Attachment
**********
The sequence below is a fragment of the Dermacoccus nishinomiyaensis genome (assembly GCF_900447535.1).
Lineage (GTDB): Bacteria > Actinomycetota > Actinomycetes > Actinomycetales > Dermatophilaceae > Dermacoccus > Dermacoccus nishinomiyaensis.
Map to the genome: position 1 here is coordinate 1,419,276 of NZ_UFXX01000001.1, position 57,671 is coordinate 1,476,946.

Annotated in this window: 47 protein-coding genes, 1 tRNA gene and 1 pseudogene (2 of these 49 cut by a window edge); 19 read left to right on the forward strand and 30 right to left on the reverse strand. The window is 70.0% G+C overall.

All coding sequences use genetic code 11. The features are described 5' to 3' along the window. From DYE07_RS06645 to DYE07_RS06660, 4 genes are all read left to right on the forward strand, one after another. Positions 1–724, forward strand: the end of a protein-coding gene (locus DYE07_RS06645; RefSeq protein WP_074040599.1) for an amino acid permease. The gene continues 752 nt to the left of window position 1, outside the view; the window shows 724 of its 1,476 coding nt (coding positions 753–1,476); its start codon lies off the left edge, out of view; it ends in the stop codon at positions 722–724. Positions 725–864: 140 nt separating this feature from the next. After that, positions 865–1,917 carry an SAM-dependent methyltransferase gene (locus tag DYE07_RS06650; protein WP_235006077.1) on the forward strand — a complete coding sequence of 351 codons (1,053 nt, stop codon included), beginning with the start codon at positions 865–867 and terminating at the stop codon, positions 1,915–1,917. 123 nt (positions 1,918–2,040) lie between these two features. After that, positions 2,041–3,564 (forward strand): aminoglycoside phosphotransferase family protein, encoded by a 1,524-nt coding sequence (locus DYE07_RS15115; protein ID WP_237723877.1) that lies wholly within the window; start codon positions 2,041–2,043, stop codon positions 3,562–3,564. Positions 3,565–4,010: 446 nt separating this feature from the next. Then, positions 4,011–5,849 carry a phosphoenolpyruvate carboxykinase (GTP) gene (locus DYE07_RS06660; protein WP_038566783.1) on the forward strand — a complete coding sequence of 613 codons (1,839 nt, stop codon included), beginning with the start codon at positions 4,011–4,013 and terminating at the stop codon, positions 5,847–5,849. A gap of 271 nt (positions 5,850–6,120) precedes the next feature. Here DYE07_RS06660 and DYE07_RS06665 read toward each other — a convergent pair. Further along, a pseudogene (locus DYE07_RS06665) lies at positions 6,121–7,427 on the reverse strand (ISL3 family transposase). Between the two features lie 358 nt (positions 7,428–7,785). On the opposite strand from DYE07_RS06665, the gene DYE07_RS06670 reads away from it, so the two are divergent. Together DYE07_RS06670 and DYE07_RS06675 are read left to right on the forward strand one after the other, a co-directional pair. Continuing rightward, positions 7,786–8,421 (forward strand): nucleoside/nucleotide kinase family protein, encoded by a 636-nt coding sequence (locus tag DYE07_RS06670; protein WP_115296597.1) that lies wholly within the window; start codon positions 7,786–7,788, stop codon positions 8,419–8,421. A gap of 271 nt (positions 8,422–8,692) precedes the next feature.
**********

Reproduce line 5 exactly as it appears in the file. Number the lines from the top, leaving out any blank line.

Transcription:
All coding sequences use genetic code 11. The features are described 5' to 3' along the window. From DYE07_RS06645 to DYE07_RS06660, 4 genes are all read left to right on the forward strand, one after another. Positions 1–724, forward strand: the end of a protein-coding gene (locus DYE07_RS06645; RefSeq protein WP_074040599.1) for an amino acid permease. The gene continues 752 nt to the left of window position 1, outside the view; the window shows 724 of its 1,476 coding nt (coding positions 753–1,476); its start codon lies off the left edge, out of view; it ends in the stop codon at positions 722–724. Positions 725–864: 140 nt separating this feature from the next. After that, positions 865–1,917 carry an SAM-dependent methyltransferase gene (locus tag DYE07_RS06650; protein WP_235006077.1) on the forward strand — a complete coding sequence of 351 codons (1,053 nt, stop codon included), beginning with the start codon at positions 865–867 and terminating at the stop codon, positions 1,915–1,917. 123 nt (positions 1,918–2,040) lie between these two features. After that, positions 2,041–3,564 (forward strand): aminoglycoside phosphotransferase family protein, encoded by a 1,524-nt coding sequence (locus DYE07_RS15115; protein ID WP_237723877.1) that lies wholly within the window; start codon positions 2,041–2,043, stop codon positions 3,562–3,564. Positions 3,565–4,010: 446 nt separating this feature from the next. Then, positions 4,011–5,849 carry a phosphoenolpyruvate carboxykinase (GTP) gene (locus DYE07_RS06660; protein WP_038566783.1) on the forward strand — a complete coding sequence of 613 codons (1,839 nt, stop codon included), beginning with the start codon at positions 4,011–4,013 and terminating at the stop codon, positions 5,847–5,849. A gap of 271 nt (positions 5,850–6,120) precedes the next feature. Here DYE07_RS06660 and DYE07_RS06665 read toward each other — a convergent pair. Further along, a pseudogene (locus DYE07_RS06665) lies at positions 6,121–7,427 on the reverse strand (ISL3 family transposase). Between the two features lie 358 nt (positions 7,428–7,785). On the opposite strand from DYE07_RS06665, the gene DYE07_RS06670 reads away from it, so the two are divergent. Together DYE07_RS06670 and DYE07_RS06675 are read left to right on the forward strand one after the other, a co-directional pair. Continuing rightward, positions 7,786–8,421 (forward strand): nucleoside/nucleotide kinase family protein, encoded by a 636-nt coding sequence (locus tag DYE07_RS06670; protein WP_115296597.1) that lies wholly within the window; start codon positions 7,786–7,788, stop codon positions 8,419–8,421. A gap of 271 nt (positions 8,422–8,692) precedes the next feature.